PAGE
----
You can just swap the tickers right here, and then off you go. Notice how fast that was? I can just swap them right here inside of my custom inputs. Okay? And so we’re gonna add more custom inputs here. So you can make a really cool little dashboard of things that you can just swap and change vs. having to change them throughout the automation. Okay? Does that make sense? So I’m just gonna go ahead and save that and then get back into the automation editor. I’m just gonna click on the automation itself.
Now that I have my ticker loop in place, basically what that’s telling the bot to do is it’s telling the bot to loop through every single ticker and check the same amount of information, okay? So, in this case, I’m looping through the tickers that I put in my list, and I want the bot now to make the same decision on those tickers over and over and over again, one by one, okay? So I’m gonna add another action here, and the first decision I want the bot to make is I want to check and see if RSI is oversold. You guys remember the signal that we were using for RSI? Do you remember what the settings were for that signal?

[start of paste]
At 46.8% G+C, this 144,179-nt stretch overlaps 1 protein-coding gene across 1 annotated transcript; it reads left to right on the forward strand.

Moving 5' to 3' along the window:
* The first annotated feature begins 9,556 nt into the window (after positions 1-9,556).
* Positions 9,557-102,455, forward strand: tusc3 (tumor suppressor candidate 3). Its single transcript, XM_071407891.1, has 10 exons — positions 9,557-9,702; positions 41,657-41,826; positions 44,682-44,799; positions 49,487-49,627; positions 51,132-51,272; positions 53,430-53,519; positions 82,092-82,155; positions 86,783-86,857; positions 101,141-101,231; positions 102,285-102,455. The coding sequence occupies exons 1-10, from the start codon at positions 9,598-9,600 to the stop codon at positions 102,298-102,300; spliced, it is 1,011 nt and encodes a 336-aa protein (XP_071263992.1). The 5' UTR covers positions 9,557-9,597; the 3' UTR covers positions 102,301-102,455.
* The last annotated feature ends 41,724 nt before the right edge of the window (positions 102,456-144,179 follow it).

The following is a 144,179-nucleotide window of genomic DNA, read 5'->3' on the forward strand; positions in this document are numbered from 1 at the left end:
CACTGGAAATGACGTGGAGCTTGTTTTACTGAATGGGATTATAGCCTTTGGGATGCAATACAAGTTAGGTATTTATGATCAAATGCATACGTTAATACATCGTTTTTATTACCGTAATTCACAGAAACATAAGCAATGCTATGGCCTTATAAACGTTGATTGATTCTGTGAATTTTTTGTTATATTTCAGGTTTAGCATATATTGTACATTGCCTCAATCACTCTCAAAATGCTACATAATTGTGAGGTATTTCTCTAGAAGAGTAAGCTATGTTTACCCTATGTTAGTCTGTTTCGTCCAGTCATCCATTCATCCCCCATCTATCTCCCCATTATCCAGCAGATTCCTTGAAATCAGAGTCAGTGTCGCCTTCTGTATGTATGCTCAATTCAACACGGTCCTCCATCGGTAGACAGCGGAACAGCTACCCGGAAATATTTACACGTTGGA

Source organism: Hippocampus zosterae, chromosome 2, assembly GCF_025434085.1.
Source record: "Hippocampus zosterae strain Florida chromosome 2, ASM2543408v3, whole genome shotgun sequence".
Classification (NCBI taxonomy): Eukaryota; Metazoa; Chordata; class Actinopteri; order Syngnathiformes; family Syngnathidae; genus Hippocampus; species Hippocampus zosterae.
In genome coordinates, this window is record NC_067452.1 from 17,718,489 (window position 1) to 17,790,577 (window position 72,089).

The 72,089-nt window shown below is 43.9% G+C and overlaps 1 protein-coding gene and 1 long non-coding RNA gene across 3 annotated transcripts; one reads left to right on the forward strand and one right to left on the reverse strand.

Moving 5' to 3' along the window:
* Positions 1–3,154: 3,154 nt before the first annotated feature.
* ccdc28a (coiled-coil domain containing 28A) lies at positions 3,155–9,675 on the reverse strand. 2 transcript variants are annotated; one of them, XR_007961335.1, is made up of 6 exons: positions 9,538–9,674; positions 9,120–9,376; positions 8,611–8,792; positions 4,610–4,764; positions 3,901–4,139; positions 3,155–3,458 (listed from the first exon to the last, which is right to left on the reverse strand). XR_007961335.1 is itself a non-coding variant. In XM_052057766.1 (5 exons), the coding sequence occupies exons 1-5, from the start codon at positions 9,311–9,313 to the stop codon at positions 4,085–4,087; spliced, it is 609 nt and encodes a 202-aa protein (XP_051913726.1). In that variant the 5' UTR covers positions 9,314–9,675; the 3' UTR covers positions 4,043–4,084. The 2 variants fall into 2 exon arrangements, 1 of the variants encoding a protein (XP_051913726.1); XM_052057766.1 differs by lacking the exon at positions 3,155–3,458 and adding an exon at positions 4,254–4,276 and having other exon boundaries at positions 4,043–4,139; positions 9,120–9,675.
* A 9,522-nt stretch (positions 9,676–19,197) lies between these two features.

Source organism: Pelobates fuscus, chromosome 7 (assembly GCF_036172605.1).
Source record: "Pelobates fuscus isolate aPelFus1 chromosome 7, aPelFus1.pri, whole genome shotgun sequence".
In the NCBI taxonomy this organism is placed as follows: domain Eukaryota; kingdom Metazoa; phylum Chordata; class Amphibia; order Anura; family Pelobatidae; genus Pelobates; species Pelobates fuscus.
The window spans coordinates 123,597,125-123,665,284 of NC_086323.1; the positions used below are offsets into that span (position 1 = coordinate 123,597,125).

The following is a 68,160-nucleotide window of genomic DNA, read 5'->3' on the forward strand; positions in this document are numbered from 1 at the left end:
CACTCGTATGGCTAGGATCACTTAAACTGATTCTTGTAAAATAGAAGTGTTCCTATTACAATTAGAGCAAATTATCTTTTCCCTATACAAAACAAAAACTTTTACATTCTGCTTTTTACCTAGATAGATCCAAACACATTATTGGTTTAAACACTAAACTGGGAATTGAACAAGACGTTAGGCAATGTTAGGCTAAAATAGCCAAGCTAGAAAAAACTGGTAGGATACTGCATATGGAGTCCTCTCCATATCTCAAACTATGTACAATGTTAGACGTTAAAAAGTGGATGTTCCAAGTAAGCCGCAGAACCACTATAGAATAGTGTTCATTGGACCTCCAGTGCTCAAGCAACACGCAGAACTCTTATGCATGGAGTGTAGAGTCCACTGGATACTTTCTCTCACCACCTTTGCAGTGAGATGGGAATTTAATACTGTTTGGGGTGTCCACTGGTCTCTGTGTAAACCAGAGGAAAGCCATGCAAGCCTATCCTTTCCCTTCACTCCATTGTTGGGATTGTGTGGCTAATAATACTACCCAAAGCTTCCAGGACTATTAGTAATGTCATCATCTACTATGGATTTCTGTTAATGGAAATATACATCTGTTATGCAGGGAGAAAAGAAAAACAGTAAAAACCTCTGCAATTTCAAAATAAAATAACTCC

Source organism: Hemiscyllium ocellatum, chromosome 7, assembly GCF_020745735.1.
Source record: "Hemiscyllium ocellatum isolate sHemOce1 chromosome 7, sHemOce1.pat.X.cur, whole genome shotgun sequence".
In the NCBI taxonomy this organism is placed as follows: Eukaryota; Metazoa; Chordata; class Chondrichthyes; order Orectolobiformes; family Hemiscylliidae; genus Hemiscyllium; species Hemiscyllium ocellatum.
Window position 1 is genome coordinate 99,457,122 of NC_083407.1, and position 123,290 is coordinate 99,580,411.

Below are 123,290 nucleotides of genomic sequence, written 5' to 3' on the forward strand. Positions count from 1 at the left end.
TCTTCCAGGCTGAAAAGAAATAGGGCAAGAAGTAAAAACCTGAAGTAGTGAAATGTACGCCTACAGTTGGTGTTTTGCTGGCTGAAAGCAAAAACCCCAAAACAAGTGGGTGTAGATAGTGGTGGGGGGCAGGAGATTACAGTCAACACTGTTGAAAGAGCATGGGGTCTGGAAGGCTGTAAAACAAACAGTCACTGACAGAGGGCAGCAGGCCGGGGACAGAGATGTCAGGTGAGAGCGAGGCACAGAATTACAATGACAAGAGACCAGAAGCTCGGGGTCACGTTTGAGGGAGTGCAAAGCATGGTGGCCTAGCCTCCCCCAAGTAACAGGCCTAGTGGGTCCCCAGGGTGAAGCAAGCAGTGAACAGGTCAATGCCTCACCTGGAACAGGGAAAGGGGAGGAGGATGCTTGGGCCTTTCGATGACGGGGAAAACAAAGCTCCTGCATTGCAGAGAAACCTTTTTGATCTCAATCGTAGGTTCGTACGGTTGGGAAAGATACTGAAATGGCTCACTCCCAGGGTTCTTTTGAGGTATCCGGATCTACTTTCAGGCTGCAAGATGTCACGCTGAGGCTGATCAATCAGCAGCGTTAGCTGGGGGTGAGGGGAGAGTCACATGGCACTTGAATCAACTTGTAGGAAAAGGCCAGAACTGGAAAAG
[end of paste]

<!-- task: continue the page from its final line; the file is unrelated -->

So I’m just gonna add a decision which is just basically a way for the bot to make a decision and check some market information for us. I don’t wanna close a position. I don’t wanna open a position. I don’t need to send myself a notification. Those are all irrelevant right now because I just want the bot to make a decision first. Okay? I want the bot to make a decision first on RSI. So I’m gonna go here, and I’m gonna say yes, I wanna add a new decision.
Now, this is really cool because all of these decision recipes are just natural language recipes that you add to your bot, like adding a decision to say, is the symbols IV rank above or below some value? Does the symbol report earnings and more less than a certain number of days? Is the symbol a stock? Is it an ETF? Notice that all of these recipes here you can use inside of your automation to make wildly custom decision if you wanted to.
So the first thing I want is I want the bot to check an RSI signal. Now, in this case, we’re gonna use this recipe right here, which is a very, very custom recipe, right? For our technical indicators. And you can see how the recipe is set up. Now, these are just the defaults. We can change any of these fields or variables. You notice you can use a lot of different technical indicators here, right? But look how the recipe reads for a second. Symbol 14-day RSI. The intraday reading, so like today’s reading, not yesterday’s reading, is above or below some value.